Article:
Liz Truss in front of parliament to hope to keep her place in Downing Street

This Wednesday, Liz Truss will have the opportunity to prove to her camp that she must remain in her post at Downing Street. Deeply weakened, the British Prime Minister will indeed face the deputies for the first time since the abandonment in open country of her economic program.

This is only her third session of the weekly meeting of questions in Parliament, but it is already a question of political survival for Liz Truss, in this oratorical exercise for which she is much less comfortable than her predecessor Boris Johnson.

Backpedaling on tax cuts

Rejected by public opinion, challenged within her own majority, after six weeks in power, the Prime Minister is already seeing her authority reduced to shreds. In an attempt to calm the economic and political storm, the 47-year-old head of government had to almost completely reverse the massive tax cuts she had promised in the campaign this summer.

The question and answer session in Parliament will be her first speech since an interview with the BBC on Monday evening, in which she said she was “sorry” for her “mistakes”, while showing her determination to stay in power.

But is there still time to hope to rectify the situation? According to a YouGov poll, only one in ten Britons have a favorable opinion of Liz Truss, one in five among Conservative Party voters. And 55% of the members of the majority party believe that she should resign while 38% want her to remain in office. Above all, 32% want to see Boris Johnson return to power, 23% would rather see the former finance minister Rishi Sunak in Downing Street.

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The crisis dates back to the presentation at the end of September of the “mini-budget” of his then Minister of Finance, Kwasi Kwarteng, consisting of massive tax cuts and colossal support for energy bills, which had raised fears of a slippage in public accounts. The pound had fallen to a historic low and long-term government borrowing rates had soared. The Bank of England had to intervene to prevent the situation from degenerating into a financial crisis.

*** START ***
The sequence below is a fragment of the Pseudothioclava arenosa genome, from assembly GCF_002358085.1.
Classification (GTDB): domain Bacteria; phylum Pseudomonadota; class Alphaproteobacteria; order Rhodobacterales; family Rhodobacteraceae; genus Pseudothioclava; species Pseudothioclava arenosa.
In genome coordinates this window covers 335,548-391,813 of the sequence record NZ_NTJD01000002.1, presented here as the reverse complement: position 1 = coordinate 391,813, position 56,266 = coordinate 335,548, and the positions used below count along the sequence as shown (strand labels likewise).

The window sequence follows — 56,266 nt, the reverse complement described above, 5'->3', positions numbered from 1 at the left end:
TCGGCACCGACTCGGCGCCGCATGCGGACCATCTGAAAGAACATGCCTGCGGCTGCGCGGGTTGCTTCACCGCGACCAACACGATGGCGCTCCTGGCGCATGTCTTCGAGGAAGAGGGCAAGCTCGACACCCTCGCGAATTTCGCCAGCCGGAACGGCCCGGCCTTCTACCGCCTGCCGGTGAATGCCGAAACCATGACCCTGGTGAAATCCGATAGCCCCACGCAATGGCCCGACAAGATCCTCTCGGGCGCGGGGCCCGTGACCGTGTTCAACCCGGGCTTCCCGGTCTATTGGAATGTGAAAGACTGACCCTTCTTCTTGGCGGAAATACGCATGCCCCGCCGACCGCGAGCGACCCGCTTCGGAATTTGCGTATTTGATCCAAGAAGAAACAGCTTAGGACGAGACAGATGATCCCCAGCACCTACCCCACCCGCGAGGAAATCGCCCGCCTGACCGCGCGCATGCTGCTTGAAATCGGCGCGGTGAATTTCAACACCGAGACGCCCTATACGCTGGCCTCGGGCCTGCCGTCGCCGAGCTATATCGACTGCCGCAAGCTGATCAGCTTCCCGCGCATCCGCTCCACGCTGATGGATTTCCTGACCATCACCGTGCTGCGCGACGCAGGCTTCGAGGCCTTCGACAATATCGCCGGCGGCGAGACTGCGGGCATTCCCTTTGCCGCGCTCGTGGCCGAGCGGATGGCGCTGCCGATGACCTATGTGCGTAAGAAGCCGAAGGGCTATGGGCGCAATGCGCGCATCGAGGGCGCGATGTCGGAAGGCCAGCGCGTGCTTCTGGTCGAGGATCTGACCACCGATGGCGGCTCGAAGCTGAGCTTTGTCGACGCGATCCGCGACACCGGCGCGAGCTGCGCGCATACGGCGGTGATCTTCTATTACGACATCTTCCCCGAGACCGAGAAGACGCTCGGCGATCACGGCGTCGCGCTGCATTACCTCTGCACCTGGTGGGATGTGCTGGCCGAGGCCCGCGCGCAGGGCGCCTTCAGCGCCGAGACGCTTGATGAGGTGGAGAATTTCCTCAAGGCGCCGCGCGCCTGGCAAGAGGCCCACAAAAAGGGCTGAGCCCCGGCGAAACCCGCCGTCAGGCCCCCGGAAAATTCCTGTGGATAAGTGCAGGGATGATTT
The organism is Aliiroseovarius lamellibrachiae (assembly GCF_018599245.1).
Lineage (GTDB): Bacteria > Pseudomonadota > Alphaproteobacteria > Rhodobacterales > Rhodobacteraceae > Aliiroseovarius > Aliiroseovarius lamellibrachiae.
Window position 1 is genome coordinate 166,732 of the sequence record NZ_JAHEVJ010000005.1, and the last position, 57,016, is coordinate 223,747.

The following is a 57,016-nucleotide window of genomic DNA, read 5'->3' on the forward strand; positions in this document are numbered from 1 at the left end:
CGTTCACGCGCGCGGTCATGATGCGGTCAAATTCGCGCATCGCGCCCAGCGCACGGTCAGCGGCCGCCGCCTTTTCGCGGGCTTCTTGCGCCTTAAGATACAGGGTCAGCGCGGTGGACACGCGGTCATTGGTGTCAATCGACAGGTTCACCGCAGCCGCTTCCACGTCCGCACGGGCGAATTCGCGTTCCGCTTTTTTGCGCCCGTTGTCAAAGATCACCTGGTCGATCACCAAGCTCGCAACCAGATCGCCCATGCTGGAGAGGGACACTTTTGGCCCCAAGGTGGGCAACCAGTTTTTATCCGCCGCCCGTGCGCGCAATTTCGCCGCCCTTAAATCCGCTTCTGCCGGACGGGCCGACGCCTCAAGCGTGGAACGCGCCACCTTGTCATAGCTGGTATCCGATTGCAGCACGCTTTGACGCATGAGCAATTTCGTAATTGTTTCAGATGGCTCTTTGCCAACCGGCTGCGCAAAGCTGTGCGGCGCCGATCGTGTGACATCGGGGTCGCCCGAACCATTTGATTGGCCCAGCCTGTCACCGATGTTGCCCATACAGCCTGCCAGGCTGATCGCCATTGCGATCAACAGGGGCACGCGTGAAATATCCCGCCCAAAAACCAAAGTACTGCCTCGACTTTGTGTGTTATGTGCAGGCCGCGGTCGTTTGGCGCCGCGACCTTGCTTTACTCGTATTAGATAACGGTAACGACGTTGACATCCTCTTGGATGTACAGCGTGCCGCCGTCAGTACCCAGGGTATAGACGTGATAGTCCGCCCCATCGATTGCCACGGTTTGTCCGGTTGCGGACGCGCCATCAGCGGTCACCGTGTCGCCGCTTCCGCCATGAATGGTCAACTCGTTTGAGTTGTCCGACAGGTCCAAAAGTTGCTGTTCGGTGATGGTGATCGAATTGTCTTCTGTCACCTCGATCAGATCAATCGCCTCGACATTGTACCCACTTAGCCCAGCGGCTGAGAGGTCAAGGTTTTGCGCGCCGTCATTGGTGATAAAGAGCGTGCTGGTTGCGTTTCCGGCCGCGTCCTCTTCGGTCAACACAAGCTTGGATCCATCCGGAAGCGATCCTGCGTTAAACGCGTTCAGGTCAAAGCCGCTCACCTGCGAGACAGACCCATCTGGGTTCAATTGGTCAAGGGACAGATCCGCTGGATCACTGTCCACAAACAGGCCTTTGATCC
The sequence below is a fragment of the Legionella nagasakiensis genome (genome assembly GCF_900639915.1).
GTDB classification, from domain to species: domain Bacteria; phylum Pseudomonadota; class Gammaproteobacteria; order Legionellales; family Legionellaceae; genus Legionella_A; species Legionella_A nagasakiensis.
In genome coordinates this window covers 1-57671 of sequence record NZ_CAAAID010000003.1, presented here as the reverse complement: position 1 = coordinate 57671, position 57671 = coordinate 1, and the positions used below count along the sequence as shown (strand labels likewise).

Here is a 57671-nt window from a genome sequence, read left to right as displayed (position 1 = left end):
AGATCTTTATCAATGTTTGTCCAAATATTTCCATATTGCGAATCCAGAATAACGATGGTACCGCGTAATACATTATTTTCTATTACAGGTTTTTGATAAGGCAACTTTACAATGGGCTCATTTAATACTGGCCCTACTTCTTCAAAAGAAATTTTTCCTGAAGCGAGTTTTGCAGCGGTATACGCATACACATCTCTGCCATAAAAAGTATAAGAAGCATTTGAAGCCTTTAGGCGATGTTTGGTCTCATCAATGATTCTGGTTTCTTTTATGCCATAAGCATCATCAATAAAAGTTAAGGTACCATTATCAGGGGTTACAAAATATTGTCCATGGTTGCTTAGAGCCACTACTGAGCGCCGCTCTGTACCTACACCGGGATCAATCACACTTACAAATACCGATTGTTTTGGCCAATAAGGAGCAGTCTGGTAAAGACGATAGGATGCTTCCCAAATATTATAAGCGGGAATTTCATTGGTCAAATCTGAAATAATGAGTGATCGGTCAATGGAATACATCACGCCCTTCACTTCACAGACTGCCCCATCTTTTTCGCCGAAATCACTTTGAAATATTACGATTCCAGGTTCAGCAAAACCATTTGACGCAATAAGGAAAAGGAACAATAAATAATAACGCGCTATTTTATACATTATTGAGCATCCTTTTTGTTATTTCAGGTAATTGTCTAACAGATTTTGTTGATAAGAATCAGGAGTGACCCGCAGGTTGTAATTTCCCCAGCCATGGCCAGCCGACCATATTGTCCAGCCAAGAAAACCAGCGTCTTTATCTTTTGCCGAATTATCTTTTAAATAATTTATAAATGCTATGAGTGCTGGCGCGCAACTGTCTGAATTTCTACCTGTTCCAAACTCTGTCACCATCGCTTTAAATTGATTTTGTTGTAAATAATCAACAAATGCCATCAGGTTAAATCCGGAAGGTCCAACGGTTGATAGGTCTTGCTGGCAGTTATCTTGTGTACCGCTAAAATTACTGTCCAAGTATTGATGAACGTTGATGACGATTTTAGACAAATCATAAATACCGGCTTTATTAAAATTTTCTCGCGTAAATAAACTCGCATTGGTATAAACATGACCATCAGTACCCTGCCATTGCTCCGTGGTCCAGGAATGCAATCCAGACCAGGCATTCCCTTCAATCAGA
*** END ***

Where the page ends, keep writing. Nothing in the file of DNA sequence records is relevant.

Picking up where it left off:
The opposition at the top of the polls

Hastily appointed on Friday, new Finance Minister Jeremy Hunt on Monday backtracked on almost all of his predecessor’s tax cuts, giving the impression that power was now in his hands rather than the leader’s. of the government.

In addition, with two years to go before the next parliamentary elections, the Labor opposition is beating the Conservatives in the polls. Thus, five members of his party have already publicly urged Liz Truss to leave. But in the absence of an obvious successor, the Conservatives are reluctant to engage in a new and long designation process and are looking for a consensus to agree on a name, but seem far from succeeding.

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